Upon arriving at the Porter Maintenance Building the trooper set up the breathalizer machine and began to fill out the necessary paperwork while the machine warmed up. While filling out these forms the trooper asked Steward if the address on his driver's license was correct. Steward replied that he was not answering any questions or taking any tests until he spoke with a lawyer. The trooper denied Steward's request to be allowed to make a phone call although there was a phone in the maintenance building. At this time the trooper again read Steward the Implied Consent Warning, but Steward refused to take the test before speaking with an attorney. Steward was then placed under arrest and read his Miranda rights.

Subsequently at a civil hearing on March 10, 1981, Steward's license was suspended for his failure to comply with Indiana's Implied Consent Law. On June 9, 1981 Steward was tried and found guilty of driving under the influence of intoxicants and unsafe lane movement. Steward now comes before the Court to appeal both the civil and criminal actions taken against him.

Steward raises the following issues on appeal:

(1) whether the defendant knowingly refused to submit to a breathalizer test pursuant to the Indiana Implied Consent Law; (2) whether there was sufficient evidence introduced at trial to support the defendant's conviction for driving under the influence of intoxicants; and (3) whether there was sufficient evidence introduced at trial to support the defendant's conviction for unsafe lane movement.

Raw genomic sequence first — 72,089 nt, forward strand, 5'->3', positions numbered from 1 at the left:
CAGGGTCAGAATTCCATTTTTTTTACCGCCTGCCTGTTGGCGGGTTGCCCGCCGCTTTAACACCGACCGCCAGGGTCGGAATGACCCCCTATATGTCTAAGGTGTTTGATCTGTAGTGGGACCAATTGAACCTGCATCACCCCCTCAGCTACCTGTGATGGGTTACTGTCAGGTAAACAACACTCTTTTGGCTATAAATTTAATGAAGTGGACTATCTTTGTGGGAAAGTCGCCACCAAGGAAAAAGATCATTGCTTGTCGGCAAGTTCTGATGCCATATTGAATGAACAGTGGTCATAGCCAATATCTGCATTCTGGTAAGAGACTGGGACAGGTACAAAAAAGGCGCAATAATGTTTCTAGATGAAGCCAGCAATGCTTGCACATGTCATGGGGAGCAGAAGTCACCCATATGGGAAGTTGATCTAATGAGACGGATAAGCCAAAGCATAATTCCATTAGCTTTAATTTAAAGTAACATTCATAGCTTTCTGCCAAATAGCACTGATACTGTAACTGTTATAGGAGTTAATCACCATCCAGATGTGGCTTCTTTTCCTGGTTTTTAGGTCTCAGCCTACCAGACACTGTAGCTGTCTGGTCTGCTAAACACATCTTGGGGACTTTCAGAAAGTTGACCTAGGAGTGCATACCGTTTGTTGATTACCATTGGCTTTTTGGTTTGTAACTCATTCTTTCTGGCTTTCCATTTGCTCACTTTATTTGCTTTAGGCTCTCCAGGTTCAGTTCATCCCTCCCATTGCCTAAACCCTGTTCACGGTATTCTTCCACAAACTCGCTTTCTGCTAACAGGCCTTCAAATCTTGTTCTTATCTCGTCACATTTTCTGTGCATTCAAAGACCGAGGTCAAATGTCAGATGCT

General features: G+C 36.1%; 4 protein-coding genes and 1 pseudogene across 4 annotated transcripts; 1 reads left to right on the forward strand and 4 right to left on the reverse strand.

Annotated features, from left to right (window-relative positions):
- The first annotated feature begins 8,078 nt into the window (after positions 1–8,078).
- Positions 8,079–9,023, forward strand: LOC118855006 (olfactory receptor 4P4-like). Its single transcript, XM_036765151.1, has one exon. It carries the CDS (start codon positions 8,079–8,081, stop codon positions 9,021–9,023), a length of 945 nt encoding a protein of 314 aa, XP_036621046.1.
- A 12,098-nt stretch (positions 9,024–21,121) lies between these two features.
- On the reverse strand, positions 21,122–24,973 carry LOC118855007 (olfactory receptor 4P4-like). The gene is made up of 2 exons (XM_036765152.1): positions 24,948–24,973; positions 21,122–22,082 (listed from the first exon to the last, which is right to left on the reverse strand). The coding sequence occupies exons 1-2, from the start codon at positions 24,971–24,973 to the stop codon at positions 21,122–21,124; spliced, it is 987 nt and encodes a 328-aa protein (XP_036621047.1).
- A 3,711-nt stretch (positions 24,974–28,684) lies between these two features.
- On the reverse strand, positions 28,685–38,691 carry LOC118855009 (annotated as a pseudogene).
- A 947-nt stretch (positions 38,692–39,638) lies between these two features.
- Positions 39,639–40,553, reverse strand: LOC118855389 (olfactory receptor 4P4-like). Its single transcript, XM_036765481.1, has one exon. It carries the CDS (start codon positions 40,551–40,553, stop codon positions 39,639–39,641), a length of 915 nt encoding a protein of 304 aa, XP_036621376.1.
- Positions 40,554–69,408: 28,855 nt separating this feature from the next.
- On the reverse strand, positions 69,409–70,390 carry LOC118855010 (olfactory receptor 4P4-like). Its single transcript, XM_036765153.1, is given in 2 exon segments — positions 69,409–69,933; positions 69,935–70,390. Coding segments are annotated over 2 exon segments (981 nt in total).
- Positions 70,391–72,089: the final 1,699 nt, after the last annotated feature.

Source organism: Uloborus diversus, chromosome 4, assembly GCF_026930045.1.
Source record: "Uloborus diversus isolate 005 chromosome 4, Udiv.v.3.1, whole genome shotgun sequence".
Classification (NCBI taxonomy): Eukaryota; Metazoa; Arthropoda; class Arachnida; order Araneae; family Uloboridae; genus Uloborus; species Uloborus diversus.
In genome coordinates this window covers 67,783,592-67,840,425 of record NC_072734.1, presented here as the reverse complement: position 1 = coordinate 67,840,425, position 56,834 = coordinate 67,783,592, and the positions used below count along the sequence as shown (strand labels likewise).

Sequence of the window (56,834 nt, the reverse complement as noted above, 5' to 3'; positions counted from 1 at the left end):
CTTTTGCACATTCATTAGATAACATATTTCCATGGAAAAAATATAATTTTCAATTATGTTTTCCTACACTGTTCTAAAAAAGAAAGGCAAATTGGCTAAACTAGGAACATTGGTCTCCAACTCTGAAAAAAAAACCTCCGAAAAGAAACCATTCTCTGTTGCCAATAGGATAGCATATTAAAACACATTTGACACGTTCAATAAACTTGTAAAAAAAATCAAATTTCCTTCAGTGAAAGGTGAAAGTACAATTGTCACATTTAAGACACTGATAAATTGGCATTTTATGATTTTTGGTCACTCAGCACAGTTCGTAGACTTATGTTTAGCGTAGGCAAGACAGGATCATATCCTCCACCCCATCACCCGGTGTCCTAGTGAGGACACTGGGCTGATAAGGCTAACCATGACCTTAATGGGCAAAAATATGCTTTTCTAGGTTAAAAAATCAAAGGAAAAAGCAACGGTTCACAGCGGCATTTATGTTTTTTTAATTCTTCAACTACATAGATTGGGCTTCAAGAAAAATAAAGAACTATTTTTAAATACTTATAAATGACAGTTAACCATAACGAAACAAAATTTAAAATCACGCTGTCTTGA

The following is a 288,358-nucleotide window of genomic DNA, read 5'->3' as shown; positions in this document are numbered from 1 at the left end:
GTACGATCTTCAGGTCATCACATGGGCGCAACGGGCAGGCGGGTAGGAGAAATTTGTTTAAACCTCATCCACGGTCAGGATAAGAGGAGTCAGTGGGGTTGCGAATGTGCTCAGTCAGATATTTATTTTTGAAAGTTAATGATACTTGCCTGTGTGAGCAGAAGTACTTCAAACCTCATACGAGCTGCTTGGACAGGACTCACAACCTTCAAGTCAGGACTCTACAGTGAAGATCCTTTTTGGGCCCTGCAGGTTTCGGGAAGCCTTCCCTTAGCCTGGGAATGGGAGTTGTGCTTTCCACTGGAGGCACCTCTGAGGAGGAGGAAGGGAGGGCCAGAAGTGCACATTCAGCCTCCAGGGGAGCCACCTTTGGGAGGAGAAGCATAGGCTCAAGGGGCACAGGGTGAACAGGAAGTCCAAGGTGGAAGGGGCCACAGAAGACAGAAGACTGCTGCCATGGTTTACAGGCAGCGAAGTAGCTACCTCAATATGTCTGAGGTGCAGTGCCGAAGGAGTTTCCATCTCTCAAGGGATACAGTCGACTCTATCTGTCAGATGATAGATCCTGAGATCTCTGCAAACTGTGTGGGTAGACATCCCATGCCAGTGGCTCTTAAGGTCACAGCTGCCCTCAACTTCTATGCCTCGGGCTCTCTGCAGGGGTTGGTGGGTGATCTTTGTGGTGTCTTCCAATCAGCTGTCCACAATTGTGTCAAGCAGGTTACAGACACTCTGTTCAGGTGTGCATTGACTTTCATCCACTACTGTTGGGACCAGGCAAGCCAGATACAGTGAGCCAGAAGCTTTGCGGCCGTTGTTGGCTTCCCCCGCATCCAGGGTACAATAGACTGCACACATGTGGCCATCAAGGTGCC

The first issue raised by Steward really contains two separate contentions. First, Steward alleges that his request to speak with an attorney prior to the test was not a knowing refusal but merely a valid exercise of his constitutional rights under the Sixth and Fourteenth Amendments. Second, Steward alleges that he was confused about his rights because he was an out-of-state citizen and therefore did not knowingly refuse to submit to the test.

Steward alleges that he was deprived of his right to counsel while determining whether to take the breathalizer test pursuant to the Indiana Implied Consent Statute, IC 1971, 9-4-4.5-3. The rule set out by the United States Supreme Court and followed by Indiana courts established that the Sixth and Fourteenth Amendments' right to counsel does not attach until judicial adversarial proceedings have begun, i.e., arrest, filing of an affidavit or indictment.

Kirby v. Illinois (1972) 406 U.S. 682, 92 S. Ct. 1877, 32 L. Ed. 2d 411; Winston v. State (1975), 263 Ind. 8, 323 N.E.2d 228.